The second tier, which is being considered as part of the community plan, would include higher-intensity uses like boutique hotels, day spas, larger campgrounds, wedding venues, amphitheaters and larger retail operations to sell farm products.

To fully implement more agritourism uses in South Morro Hills, the city needs more infrastructure such as water and sewage. According to Planning Commission Vice-Chair Louise Balma, who lives in the area, one way to do pay for that infrastructure is through the development of housing.

Theoretically, with this plan, a maximum of about 2,000 houses could be built with this framework but staff would only expect a total of between 1,200 and 1,700 homes to come from this plan.

The idea is that with cluster housing, more land will be preserved than the subdivision of farms into 2.5-acre lots, which Dmohowski explained would create an unsightly “pegboard” of properties that would take more farmland away than clustered housing would.

Still, several residents of Oceanside pushed back against the idea of cluster housing, noting how voters overwhelmingly turned down Measure L, which would have allowed for the controversial 585-home, North River Farms housing development.

“We can’t eat houses,” said Arleen Hammerschmidt. “We need farmland to grow food here.”

Hammerschmidt noted more people living in South Morro Hills wouldn’t preserve farmland but would cause slower evacuation times and increased dependence on vehicles, something the city is trying to curb through its General Plan Update.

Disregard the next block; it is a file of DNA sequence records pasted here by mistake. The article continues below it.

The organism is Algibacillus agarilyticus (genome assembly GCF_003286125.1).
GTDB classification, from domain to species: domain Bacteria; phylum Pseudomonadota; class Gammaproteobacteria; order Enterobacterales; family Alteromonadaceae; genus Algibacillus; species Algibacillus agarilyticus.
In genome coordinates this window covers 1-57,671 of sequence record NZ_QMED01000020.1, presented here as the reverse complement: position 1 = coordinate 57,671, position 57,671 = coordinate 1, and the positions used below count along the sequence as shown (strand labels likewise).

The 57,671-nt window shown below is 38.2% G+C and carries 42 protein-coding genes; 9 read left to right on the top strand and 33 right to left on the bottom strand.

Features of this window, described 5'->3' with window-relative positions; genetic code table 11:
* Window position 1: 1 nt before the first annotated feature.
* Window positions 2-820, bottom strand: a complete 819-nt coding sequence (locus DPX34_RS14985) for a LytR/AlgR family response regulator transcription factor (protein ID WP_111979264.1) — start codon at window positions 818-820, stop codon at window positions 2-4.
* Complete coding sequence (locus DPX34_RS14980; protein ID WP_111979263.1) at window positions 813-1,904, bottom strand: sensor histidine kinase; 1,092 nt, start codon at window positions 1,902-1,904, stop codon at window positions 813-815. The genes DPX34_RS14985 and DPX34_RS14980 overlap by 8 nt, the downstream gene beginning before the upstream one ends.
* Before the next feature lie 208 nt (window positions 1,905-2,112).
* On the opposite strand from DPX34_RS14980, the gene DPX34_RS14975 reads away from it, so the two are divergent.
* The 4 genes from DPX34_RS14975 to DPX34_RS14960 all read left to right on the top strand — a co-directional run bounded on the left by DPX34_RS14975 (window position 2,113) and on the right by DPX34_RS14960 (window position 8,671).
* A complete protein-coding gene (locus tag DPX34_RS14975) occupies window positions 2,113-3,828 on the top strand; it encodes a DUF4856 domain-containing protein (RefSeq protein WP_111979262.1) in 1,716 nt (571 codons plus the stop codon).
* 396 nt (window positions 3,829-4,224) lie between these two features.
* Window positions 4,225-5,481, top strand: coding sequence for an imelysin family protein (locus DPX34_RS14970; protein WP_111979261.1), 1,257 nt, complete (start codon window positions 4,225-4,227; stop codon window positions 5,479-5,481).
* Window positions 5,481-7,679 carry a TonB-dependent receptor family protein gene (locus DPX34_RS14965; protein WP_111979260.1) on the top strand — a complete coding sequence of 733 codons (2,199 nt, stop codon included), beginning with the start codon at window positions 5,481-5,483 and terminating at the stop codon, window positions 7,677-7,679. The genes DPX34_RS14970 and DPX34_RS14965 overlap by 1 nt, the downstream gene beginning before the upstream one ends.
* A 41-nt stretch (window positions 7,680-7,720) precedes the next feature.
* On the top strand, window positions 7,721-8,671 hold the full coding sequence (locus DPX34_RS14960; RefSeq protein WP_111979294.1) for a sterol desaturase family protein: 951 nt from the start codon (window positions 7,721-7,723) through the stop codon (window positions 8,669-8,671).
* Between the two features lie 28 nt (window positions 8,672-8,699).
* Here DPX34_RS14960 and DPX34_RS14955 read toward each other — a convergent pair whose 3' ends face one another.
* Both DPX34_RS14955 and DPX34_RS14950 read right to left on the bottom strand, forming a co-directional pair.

“We want to see agritourism flourish,” Hammerschmidt said. “That does not require housing.”

Though several residents shared Hammerschmidt’s opinion, some farmers from South Morro Hills felt differently.

Michelle Castellano-Keeler, who runs a farm that sells cut flowers, fruits and vegetables and recently opened a farm stand, said traditional, commercial farming is no longer viable. Right now, farmers who can no longer run their entire farm have the only option of splitting their properties into 2.5 acres, which Castellano-Keeler said doesn’t preserve farmland either.

“If a farmer can’t farm, it’s not worth it,” she said.

Both Castellano-Keeler and Neil Nagata, another long-time South Morro Hills farmer, favored the plan but stressed to city staff that farmers need even more flexibility going forward.

“We don’t know what the future opportunities are,” Castellano-Keeler said. “People are holding onto this antiquated idea of farming.”

Commissioner Chair Tom Rosales told staff that the framework needs some more clarity regarding transfer development rights, the housing clusters and lot sizes, as well as the impact of more infrastructure and flexibility as mentioned by the farmers.

“I think it’s a great starting point,” Rosales said.

1 comment

steven white March 27, 2021 at 8:53 pm

There they go again.
Big Money trying to buy our farmland.
They were defeated at the ballots.
Please stop already.